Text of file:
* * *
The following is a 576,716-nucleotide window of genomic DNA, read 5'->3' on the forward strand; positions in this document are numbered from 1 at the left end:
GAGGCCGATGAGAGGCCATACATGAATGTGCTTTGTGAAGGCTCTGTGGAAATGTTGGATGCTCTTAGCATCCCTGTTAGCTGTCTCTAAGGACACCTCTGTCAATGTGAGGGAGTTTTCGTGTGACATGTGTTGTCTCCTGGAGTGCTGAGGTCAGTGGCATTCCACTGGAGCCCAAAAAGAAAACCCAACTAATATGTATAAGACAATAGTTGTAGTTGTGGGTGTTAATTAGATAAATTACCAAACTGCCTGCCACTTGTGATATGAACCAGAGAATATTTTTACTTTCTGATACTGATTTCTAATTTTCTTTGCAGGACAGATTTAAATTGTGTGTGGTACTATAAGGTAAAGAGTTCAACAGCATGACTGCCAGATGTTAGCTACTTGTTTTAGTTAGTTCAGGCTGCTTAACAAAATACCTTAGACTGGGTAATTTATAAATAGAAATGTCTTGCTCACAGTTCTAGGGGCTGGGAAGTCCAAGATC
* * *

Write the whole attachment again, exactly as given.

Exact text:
The following is a 576,716-nucleotide window of genomic DNA, read 5'->3' on the forward strand; positions in this document are numbered from 1 at the left end:
GAGGCCGATGAGAGGCCATACATGAATGTGCTTTGTGAAGGCTCTGTGGAAATGTTGGATGCTCTTAGCATCCCTGTTAGCTGTCTCTAAGGACACCTCTGTCAATGTGAGGGAGTTTTCGTGTGACATGTGTTGTCTCCTGGAGTGCTGAGGTCAGTGGCATTCCACTGGAGCCCAAAAAGAAAACCCAACTAATATGTATAAGACAATAGTTGTAGTTGTGGGTGTTAATTAGATAAATTACCAAACTGCCTGCCACTTGTGATATGAACCAGAGAATATTTTTACTTTCTGATACTGATTTCTAATTTTCTTTGCAGGACAGATTTAAATTGTGTGTGGTACTATAAGGTAAAGAGTTCAACAGCATGACTGCCAGATGTTAGCTACTTGTTTTAGTTAGTTCAGGCTGCTTAACAAAATACCTTAGACTGGGTAATTTATAAATAGAAATGTCTTGCTCACAGTTCTAGGGGCTGGGAAGTCCAAGATC